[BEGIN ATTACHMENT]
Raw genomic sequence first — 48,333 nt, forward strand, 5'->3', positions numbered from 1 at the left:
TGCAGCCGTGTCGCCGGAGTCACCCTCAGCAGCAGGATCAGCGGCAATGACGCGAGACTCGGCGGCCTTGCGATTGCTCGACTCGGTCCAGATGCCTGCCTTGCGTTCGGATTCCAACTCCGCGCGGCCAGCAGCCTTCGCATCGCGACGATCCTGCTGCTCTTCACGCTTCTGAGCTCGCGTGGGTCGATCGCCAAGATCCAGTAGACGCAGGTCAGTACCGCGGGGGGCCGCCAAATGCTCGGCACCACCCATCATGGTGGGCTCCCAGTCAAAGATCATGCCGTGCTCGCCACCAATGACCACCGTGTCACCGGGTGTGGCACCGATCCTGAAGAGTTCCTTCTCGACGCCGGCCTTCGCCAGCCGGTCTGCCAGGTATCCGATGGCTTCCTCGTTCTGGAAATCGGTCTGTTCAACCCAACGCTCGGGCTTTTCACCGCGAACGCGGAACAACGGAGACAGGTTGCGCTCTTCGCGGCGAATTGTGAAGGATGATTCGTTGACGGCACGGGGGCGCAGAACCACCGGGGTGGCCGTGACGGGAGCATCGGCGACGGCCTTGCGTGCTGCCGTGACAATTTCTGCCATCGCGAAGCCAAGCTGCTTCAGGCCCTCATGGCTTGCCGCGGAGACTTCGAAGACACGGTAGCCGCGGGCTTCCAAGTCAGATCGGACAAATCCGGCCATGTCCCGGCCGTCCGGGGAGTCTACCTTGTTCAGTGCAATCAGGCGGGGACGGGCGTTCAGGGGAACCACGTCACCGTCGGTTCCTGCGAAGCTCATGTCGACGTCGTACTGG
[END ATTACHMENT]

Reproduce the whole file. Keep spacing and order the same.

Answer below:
Raw genomic sequence first — 48,333 nt, forward strand, 5'->3', positions numbered from 1 at the left:
TGCAGCCGTGTCGCCGGAGTCACCCTCAGCAGCAGGATCAGCGGCAATGACGCGAGACTCGGCGGCCTTGCGATTGCTCGACTCGGTCCAGATGCCTGCCTTGCGTTCGGATTCCAACTCCGCGCGGCCAGCAGCCTTCGCATCGCGACGATCCTGCTGCTCTTCACGCTTCTGAGCTCGCGTGGGTCGATCGCCAAGATCCAGTAGACGCAGGTCAGTACCGCGGGGGGCCGCCAAATGCTCGGCACCACCCATCATGGTGGGCTCCCAGTCAAAGATCATGCCGTGCTCGCCACCAATGACCACCGTGTCACCGGGTGTGGCACCGATCCTGAAGAGTTCCTTCTCGACGCCGGCCTTCGCCAGCCGGTCTGCCAGGTATCCGATGGCTTCCTCGTTCTGGAAATCGGTCTGTTCAACCCAACGCTCGGGCTTTTCACCGCGAACGCGGAACAACGGAGACAGGTTGCGCTCTTCGCGGCGAATTGTGAAGGATGATTCGTTGACGGCACGGGGGCGCAGAACCACCGGGGTGGCCGTGACGGGAGCATCGGCGACGGCCTTGCGTGCTGCCGTGACAATTTCTGCCATCGCGAAGCCAAGCTGCTTCAGGCCCTCATGGCTTGCCGCGGAGACTTCGAAGACACGGTAGCCGCGGGCTTCCAAGTCAGATCGGACAAATCCGGCCATGTCCCGGCCGTCCGGGGAGTCTACCTTGTTCAGTGCAATCAGGCGGGGACGGGCGTTCAGGGGAACCACGTCACCGTCGGTTCCTGCGAAGCTCATGTCGACGTCGTACTGG